Jeff La Roux, lecturer at Vilnius University
As a university student, I studied English as my major or concentration. In addition, I took the extra courses that were required to be able to obtain a teaching certificate. For years as an employed teacher in the United States, I became accustomed to focusing on poor spelling and poor grammar with American students. Six years ago, I moved to China, where I was hired to teach middle and high school English to students from all over the world. This new job provided me with the opportunity to be a student of English all over again.
At the end of each class, I typically asked students to share with everyone the things that they learned in that class. It was a daily routine that allowed me to decipher if the students picked up the intended lesson of the day. During the first week of school, I had Australian students who wrote, “Today I learnt…” Immediately my mind charged into spell check mode, and I spent a little time explaining that past tense verbs typically end in –ed, like learned, not learnt. These students challenged me, we searched for the rules online, and my knowledge of English as the world language, English as the great connector of second language speakers, expanded on that day. Because I was wrong. How could I teach these students spelling that was appropriate for only an American audience? How could I insist that my many years of teaching guided me to this spot to declare that learnt was not correct? They would return to Australia at some point in the future, and their new teacher would correct them, wondering where they picked up these strange and inappropriate spellings.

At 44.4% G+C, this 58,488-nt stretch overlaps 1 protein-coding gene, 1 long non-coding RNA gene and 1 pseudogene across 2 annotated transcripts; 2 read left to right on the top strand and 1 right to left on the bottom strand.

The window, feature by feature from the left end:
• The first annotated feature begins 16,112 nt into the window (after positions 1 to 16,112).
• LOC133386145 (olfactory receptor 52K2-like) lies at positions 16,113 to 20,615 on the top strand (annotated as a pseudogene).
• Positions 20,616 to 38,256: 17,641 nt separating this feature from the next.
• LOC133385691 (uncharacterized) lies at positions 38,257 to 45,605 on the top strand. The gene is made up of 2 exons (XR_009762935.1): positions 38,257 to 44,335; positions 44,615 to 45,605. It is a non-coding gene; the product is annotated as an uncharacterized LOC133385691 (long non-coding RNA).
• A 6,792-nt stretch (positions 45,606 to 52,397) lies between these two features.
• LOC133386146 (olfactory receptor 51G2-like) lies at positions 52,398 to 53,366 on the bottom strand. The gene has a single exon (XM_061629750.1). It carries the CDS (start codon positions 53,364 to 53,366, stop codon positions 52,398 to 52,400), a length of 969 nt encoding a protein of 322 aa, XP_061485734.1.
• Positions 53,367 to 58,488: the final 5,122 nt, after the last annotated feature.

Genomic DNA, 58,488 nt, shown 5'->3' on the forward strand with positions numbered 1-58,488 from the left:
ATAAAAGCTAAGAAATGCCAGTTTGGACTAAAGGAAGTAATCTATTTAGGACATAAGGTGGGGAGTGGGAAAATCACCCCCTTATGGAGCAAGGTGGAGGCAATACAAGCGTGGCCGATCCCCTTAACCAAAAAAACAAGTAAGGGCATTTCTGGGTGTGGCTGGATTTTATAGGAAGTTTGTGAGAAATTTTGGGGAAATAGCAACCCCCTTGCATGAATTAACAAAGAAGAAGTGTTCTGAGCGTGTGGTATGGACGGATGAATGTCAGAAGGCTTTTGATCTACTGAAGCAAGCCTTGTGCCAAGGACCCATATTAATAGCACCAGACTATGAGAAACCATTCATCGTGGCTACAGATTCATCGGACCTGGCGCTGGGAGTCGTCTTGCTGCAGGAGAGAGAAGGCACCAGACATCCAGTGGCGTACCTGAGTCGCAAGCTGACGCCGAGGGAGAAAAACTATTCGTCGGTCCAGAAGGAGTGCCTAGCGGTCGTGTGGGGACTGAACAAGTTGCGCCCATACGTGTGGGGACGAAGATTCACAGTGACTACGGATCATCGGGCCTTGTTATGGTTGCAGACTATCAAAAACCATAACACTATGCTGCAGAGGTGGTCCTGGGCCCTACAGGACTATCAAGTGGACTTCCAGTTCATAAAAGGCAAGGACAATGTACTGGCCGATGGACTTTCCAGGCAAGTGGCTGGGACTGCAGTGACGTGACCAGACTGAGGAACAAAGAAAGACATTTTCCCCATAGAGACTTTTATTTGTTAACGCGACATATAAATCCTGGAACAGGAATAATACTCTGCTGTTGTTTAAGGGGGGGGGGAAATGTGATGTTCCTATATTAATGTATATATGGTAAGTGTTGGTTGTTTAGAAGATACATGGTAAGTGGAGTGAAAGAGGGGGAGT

Although I am comfortable with American English, this initial experience taught me that American English is only one part of a greater conglomeration of English. This experience taught me that I can learn about my language from those who live outside the United States. English is a huge language found all over the globe, sometimes as a mother tongue and often as a second language. There are more students learning English in China, for example, than the total English speaking population of the United States. That’s amazing! It is also the source of a great variety in spelling, pronunciation, and grammar.
My teaching position at Vilnius University allows me to share my language with students, mostly Lithuanian students. I was shocked in my first class to listen to journalism students who spoke with clear, American accents. I was surprised that American English could take root in Lithuania. I was equally surprised and also confused to read through the first written papers that the same students submitted. There were phrases that were unusual sounding and spellings that I recognized as British. I couldn’t figure out how my American sounding students were writing with British accents, so I asked them. My education from the students about their English teachers focused on adults who studied British English, sometimes in Great Britain and sometimes not. Their perfect American accents came from Hollywood movies and cartoons. They were not taught to speak as an American in their high school classes. This caused me to think about the influences and impact on my students of two parts of the same language struggling to co-exist.